The following blog post is a guest blog post written by Jose Witt and Jesy Simons from Friends of Nevada Wilderness
SH Architecture and Friends of Nevada Wilderness may seem an odd couple at first glance but a deeper look at the culture of each organization and the folks who make up the teams, prove this partnership is built to last.
Friends of Nevada Wilderness is a state-wide land conservation nonprofit organization that originated in Northern Nevada over 30 years ago. When the organization branched out to establish a presence in Las Vegas, SH Architecture welcomed Friends with open arms. Two hard-working, passionate Wilderness warriors, Kurt Kuznicki from Friends of Nevada Wilderness and Kathy Ujifusa from SH Architecture, set up a table at the Henderson Trails Day in 2009 to spread the word about Wilderness. This was the beginning of more than just a partnership, but a relationship.
The very next year, to celebrate Earth Day, SH Architecture and Friends of Nevada Wilderness planned a stewardship project in Lovell Canyon, located at the southern end of the Spring Mountains. The project was focused on protecting Rainbow Mountain Wilderness which encompasses the rocky cliffs of the Red Rock National Conservation Area. Clark County has 18 Wilderness areas, which is quite unique for such a large metropolitan area. The ease of access to these wilderness areas means that many of the more popular spots get loved to death. Lovell Canyon is a very popular destination for not only the Las Vegas community but also folks in Pahrump. Friends started organizing stewardship projects in the area with SH Architecture in 2010, they returned in 2011 and the work there is still ongoing. In fact, the last weekend in February volunteers will continue to show Lovell some love.
SH Architecture and Friends of Nevada Wilderness have partnered to take care of Wild lands in Nevada for years and in case you’re wondering, this group of architects is not afraid to get their hands dirty! Together they have naturalized old roads in Lovell Canyon, helped clean up Mt. Charleston, repaired a barrier in Brownstone Basin, maintained trails on National Trails Day and planted many of the beautiful plants, flowers and trees enjoyed by visitors to Corn Creek. In 2012 SH Architecture helped plant native trees at Corn Creek in the Desert National Wildlife Refuge. The Desert Refuge begins just North of Las Vegas and extends nearly to Tonopah, NV. It’s the largest Wildlife Refuge in the contiguous United States. Corn Creek is the first place most visitors to the Desert National Wildlife Refuge experience. Corn Creek has transformed dramatically since SH Architecture & Friends of Nevada Wilderness’s first project there in 2012. At that time a small trickle of water meandered through a barren dusty former horse pasture directly behind the Fish & Wildlife Service staff housing. The only plants found in the area were weeds and the only greenery near the water were invasive reeds choking up the entire spring channel and algae. SH Architecture’s first project at the Refuge was the beginning of a change. With the addition of cottonwood and willow trees, the planting of native bushes and flowers and the removal of those invasive weeds have completely transformed the area into a riparian destination for birds, fish, and people. While the vegetative restoration was underway the Refuge’s visitor information was also getting a makeover, designed by none other than SH Architecture! Before and after photos of the welcoming visitors receive when they reach Corn Creek show the dramatic changes.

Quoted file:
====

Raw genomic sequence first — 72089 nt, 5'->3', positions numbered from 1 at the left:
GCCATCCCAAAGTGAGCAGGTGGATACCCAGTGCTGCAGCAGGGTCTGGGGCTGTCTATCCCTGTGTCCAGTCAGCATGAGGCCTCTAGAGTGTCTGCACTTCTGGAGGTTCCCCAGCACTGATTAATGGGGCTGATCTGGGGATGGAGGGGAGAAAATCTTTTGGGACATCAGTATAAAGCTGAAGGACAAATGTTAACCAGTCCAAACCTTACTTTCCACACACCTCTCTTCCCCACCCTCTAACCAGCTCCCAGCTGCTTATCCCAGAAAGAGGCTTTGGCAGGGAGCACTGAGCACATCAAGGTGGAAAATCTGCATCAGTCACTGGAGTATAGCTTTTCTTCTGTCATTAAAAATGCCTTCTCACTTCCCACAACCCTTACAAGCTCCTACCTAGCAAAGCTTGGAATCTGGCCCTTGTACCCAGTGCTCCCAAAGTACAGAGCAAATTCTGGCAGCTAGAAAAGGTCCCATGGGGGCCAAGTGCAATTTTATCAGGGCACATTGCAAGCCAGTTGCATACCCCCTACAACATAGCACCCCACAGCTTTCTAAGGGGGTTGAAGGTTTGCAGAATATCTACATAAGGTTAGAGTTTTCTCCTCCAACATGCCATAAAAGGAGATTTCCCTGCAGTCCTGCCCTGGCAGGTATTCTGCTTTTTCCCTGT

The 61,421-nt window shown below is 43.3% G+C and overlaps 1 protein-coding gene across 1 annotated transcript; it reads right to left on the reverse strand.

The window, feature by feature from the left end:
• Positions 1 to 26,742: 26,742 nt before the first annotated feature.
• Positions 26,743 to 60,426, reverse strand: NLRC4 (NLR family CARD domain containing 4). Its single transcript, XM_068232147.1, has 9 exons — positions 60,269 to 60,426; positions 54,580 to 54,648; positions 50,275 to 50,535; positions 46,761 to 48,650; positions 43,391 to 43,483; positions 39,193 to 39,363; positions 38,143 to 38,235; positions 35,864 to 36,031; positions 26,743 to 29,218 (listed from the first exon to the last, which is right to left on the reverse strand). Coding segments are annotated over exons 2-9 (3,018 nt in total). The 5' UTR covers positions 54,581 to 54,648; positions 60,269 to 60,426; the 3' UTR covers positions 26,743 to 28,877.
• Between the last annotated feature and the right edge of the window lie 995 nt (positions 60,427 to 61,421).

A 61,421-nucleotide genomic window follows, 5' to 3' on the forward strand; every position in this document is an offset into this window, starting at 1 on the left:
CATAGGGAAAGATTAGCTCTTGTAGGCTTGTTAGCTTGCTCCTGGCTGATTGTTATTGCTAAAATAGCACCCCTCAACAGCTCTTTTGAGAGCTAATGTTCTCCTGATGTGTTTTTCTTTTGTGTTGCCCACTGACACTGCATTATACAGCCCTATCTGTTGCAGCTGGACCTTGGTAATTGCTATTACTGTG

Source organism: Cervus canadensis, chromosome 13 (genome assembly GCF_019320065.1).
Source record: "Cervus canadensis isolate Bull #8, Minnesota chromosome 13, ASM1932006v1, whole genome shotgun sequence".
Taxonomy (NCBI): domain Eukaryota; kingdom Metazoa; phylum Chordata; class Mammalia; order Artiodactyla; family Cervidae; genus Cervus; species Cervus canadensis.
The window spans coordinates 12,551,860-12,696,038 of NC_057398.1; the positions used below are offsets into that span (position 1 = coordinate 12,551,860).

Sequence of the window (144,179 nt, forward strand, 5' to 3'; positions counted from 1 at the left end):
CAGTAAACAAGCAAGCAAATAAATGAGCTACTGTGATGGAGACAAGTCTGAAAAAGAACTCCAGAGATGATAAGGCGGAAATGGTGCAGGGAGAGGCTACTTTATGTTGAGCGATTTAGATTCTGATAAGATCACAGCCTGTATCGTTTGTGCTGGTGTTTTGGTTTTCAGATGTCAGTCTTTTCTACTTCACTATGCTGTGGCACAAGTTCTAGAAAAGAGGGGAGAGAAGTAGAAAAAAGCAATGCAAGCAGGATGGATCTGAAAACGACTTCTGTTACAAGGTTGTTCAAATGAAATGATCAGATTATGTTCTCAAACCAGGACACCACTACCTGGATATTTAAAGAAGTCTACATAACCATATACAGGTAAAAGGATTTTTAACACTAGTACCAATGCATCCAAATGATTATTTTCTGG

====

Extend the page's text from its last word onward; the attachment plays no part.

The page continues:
In the last few years, SH got more involved in spreading the word about wilderness values. SH Architecture joined the coalition of businesses who supported protecting Gold Butte. They were one of the first businesses to visit Congressman Heck’s office in 2012 and talk about the economic benefits of protecting public lands in Nevada, like Gold Butte. A few employees travelled to Gold Butte, before it was a National Monument, to see the petroglyphs and enjoy the scenery. It was curious to see people more interested in a CCC dam created in the 30’s for cattle grazing than the cryptic petroglyphs of the Paiutes and their ancestors, but they are architects after all! The highlight of the events SH put on to inspire other’s getting involved was the Gold Butte Appreciation event where employees and others were encouraged to create their own petroglyphs! Pictures of ancient drawings found in Gold Butte were strewn across the table to inspire the architect’s natural creativity.
The team at SH Architecture has always supported the mission of Friends of Nevada Wilderness. The employees at SH volunteer their time to dig holes in the desert & invite Friends staff to try their hand at carving their own petroglyphs. SH Architecture has encouraged their business partners to support Friends and our goals, discussed current public lands issues with elected leaders, and offered financial support like sponsoring the Wild & Scenic Film Festival. It’s a pleasure to work with such strong leaders in the community & Friends of Nevada Wilderness couldn’t ask for better partners.
Jose Witt, Southern Nevada Manager and Jesy Simons, Southern Nevada Program Coordinator
Friends of Nevada Wilderness